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Re: On commit access, patch review, and remaining healthy

From: Giovanni Biscuolo
Subject: Re: On commit access, patch review, and remaining healthy
Date: Sun, 12 Jun 2022 11:42:06 +0200

Hi Ricardo and all,

following this discussion, it came to my mind a great presentation made
by Prot:
«How Emacs made me appreciate software freedom»

especially the "You can't be an Emacs tourist" part; I think that
similar arguments can be adapted to a "(Guix?) Software developer can't
be a repro+bootstrapping tourist" (to fully unserstand my analogy please
read or listen to Prot presentation)

concerning this discussion, this is probably the most interesting part:

--8<---------------cut here---------------start------------->8---

Now you may wonder why do I mention those things?  Shouldn't we make
Emacs easier for everyone?  Yes, we should make everything as simple as
possible.  Though that still does not refashion Emacs into something
entirely different.  We continue to have a potent tool at our disposal
that we must treat with the requisite respect.  Take, for instance, the
various frameworks that set up Emacs in an opinionated way so that
newcomers get everything set up for them out-of-the-box.  There is
nothing wrong with those frameworks.  In fact, a large part of the
community uses them to great effect.  However, the point stands: even
after every package has been set up for you, you still have to put in
the work in making use of your newfound computing freedom.

--8<---------------cut here---------------end--------------->8---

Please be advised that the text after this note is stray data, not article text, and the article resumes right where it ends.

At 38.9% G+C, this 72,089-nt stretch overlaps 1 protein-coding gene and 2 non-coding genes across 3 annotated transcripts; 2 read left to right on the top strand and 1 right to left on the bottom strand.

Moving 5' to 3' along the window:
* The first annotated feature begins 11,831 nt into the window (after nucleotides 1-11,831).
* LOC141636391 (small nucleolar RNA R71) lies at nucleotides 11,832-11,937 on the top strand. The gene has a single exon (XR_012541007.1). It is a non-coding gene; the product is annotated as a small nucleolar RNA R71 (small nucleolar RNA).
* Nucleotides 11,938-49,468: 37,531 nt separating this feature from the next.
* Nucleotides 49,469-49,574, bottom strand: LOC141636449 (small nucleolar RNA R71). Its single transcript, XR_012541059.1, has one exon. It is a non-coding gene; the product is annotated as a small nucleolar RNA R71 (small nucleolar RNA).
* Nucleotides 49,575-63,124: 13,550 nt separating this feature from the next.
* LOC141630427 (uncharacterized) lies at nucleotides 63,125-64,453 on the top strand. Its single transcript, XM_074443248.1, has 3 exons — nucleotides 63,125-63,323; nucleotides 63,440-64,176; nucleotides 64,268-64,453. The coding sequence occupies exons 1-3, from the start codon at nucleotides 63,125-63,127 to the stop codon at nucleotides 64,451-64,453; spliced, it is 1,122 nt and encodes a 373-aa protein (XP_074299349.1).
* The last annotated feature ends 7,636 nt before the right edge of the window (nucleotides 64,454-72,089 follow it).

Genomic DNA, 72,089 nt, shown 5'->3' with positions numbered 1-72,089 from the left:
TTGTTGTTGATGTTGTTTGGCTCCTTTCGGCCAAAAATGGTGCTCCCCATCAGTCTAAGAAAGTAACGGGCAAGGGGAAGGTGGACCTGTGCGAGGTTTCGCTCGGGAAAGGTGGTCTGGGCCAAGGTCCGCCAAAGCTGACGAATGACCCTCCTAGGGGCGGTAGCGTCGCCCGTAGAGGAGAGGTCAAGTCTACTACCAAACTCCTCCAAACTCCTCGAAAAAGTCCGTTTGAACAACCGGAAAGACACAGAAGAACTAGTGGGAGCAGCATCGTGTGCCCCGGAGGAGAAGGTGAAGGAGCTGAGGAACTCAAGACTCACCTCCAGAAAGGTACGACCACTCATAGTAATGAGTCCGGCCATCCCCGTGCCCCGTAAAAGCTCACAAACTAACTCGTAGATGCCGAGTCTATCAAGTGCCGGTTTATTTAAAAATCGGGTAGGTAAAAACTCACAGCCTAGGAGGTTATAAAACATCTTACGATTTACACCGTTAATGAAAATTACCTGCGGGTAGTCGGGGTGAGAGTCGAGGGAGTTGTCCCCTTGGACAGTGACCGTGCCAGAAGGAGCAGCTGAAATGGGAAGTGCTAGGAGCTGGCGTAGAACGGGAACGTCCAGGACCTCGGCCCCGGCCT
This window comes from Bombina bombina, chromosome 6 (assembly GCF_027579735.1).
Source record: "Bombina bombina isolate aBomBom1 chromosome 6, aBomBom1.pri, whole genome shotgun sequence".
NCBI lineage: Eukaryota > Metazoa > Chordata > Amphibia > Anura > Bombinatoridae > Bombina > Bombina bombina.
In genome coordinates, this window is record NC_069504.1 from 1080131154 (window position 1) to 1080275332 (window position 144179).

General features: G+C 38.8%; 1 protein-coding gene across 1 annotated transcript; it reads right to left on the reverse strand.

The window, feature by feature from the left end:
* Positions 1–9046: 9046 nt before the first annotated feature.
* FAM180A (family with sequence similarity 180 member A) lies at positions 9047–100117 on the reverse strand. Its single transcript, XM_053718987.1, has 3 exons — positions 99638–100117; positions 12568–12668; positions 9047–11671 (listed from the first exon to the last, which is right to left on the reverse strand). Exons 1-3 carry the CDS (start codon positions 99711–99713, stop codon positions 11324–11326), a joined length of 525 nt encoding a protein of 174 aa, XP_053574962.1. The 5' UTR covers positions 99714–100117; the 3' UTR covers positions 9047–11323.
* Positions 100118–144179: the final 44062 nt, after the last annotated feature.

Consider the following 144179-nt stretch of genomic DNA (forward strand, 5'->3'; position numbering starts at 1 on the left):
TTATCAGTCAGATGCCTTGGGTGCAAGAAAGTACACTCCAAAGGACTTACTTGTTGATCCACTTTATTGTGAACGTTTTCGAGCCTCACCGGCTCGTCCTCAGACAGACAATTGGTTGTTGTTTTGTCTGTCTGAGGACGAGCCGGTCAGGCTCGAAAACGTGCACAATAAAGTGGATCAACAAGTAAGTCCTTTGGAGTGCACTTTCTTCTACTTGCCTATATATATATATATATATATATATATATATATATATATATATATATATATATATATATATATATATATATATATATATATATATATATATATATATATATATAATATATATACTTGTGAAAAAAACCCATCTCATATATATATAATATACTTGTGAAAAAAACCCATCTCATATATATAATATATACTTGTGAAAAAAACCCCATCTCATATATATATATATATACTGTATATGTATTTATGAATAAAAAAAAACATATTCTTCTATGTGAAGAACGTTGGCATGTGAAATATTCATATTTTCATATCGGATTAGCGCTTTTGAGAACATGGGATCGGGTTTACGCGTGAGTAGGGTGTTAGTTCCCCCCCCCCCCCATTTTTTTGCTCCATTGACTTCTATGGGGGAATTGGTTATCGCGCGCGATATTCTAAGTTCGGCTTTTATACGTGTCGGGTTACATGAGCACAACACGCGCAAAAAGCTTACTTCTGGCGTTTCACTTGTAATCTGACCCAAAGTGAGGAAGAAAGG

Ricardo Wurmus <> writes:


>>> - We build strictly from source.
>> This is also a requirement now adopted by many other distributions, at
>> least all the ones in
> NixOS is on the list, but they don’t have this requirement.  That’s why
> they have Java packages that are little more than the upstream jars,

good point Ricardo, the very moment I started replying I had it in my
mind but forgot to write it

I guess that all experienced packagers or maintainers well understands
what's needed in order to get a reproducible AND bootstrappable package:
almost all of the "constraints" Guix "impose" to packagers and
contributors depends from this... let's call them "golden rules of
software security"?

I just feel sometimes it's hard for newcomers to understand this,
especially considering that unfortunately both some projects in that
list ( and some (some?)
upstream developers do not care much about them

the "tag line" of is

--8<---------------cut here---------------start------------->8---

Reproducible builds are a set of software development practices that
create an independently-verifiable path from source to binary code.

--8<---------------cut here---------------end--------------->8---

honestly I did not study all the documentation,
but it's impossible to me to understand how a packaged upstream jar can
be considered reproducible (and bootstrappable); maybe distros like
NixOS are still slowly transitioning to a full reproducible build

IMHO the simple fact that (some, one?) projects listed on are still bundling binaries in their packages
it's too confusing for newcomers

> or have packages with bundled dependencies (e.g. vendored jars).

bundling binaries it's (is it?) for sure against the definition of a
reproducible build, but what about bundling (source) dependencies?

AFAIU not to bundle (source) dependencies is an additional Guix
requirement (and it is a Good Thing™): do I miss something?

Thanks! Gio'

Giovanni Biscuolo

Xelera IT Infrastructures

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